Re-Finding Your Zen


Re-Finding Your Zen

If you’re following this blog, I apologize for my 6-week absence, the longest hiatus away from my writings yet. I guess I just needed to re-find my Zen.

As a general rule I don’t like to complain, but the past few months, as we transitioned into springtime, has been rather difficult for me. Here are just a few examples:

  • I’ve been consistently let down by family, friends, and work associates.
  • Having my taxidermy tanner disappear with my pelts that I need to run my taxidermy business.
  • Ever-increasing pain and difficulties with my right shoulder which has put a serious damper on the one thing I love doing most: shooting archery.
  • My little “adopted” feral cat, Pickles, was viciously killed by the local dominant tom-cat.
  • I had to shoot my old pet goat, Walter, when he became too weak and feeble to even sit up any more.
  • Then my first turkey hunt was a disaster. After fighting through torrential rain, snow and mud, the giant tom I stalked and shot in the last hour of the hunt ran off with my arrow, never to be found. That was the breaking point.
Blizzard during my recent turkey hunt.

But again, I hate to complain too much because I know EVERYONE is fighting a har battle–that’s just life. Still, when too much happens at once, a person can lose his inspiration, his drive, and even his Zen.

How can I write inspired Zen-prose when the well is dry? Fortunately, the answer is gradually becoming clearer, and is two-fold:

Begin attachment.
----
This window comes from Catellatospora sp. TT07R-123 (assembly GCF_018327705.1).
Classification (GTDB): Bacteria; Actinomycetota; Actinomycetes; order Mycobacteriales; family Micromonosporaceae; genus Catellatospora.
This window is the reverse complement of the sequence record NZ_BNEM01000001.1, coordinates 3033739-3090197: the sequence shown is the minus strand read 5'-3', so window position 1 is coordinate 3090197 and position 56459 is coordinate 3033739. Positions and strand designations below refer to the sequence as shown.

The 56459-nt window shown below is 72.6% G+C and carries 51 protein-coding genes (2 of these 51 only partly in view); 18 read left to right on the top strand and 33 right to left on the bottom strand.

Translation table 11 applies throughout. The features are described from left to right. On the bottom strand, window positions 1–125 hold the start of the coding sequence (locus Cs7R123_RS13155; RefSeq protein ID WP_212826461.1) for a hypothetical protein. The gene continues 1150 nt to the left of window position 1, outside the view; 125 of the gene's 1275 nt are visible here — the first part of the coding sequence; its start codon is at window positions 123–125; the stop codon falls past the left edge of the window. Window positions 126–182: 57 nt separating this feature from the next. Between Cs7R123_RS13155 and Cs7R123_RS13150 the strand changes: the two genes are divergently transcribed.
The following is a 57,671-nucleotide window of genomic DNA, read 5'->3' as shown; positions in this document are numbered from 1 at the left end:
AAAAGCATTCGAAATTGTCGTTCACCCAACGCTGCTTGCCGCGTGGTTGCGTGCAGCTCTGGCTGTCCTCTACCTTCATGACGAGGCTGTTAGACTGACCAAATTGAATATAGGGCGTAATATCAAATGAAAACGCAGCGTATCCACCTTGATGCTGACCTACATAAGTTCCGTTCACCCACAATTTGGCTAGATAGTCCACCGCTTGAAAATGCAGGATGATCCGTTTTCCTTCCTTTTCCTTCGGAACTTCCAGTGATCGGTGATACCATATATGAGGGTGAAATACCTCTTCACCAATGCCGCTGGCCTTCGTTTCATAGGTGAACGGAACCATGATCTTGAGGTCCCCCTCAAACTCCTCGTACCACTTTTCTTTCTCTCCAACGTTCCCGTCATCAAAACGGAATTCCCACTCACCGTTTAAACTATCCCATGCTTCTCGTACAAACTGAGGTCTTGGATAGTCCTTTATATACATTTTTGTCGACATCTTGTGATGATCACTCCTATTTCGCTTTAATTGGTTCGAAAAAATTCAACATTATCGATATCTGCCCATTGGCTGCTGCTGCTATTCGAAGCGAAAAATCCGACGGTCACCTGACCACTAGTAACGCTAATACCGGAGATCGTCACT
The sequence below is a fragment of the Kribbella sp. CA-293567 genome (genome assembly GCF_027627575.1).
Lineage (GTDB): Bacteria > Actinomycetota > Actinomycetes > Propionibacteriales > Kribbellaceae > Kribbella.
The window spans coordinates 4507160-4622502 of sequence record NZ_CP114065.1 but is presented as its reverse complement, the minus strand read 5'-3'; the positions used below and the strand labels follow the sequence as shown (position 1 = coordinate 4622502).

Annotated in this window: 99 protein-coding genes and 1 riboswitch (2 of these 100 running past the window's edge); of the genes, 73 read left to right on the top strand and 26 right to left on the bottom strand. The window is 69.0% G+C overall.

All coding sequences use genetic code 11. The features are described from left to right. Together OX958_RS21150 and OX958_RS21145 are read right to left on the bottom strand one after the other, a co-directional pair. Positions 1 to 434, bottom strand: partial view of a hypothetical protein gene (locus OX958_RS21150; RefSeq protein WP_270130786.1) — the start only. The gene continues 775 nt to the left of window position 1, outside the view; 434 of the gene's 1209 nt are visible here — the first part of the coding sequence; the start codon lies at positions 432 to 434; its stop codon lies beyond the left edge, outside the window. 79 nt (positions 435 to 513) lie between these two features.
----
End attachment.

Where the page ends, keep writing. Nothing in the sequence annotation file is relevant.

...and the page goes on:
• First, life is difficult so that we might become stronger. As they say, “the axe is sharpened by friction.” Overcoming adversity is closely associated with the meaning of life: we are here to learn.
  • Second, my life is currently sad and deflating, but later it’s going to be amazing and beautiful beyond comprehension.  There is always balance; yin and yang.  The universe demands it! So I guess it’s just a matter of time and perspective. While stewing in my misery, I can simultaneously glance in the mirror and see a blessed and healthy being staring back with a loving, bowhunting wife his side. I can look outside my window and view deer feeding and pheasants strutting around in my wild and green backyard in the country. Even in despair I can see that I’m living the ife I always imagined.
Loving, bowhunting wife. Awesome!

In the end, it’s all about perspective and managing adversity. Yes, it’s taken a while to figure out how to mend myself, but I’m well on my way. My next several blog-posts will be dedicated to re-finding my Zen.

Male pheasant strutting in my backyard.
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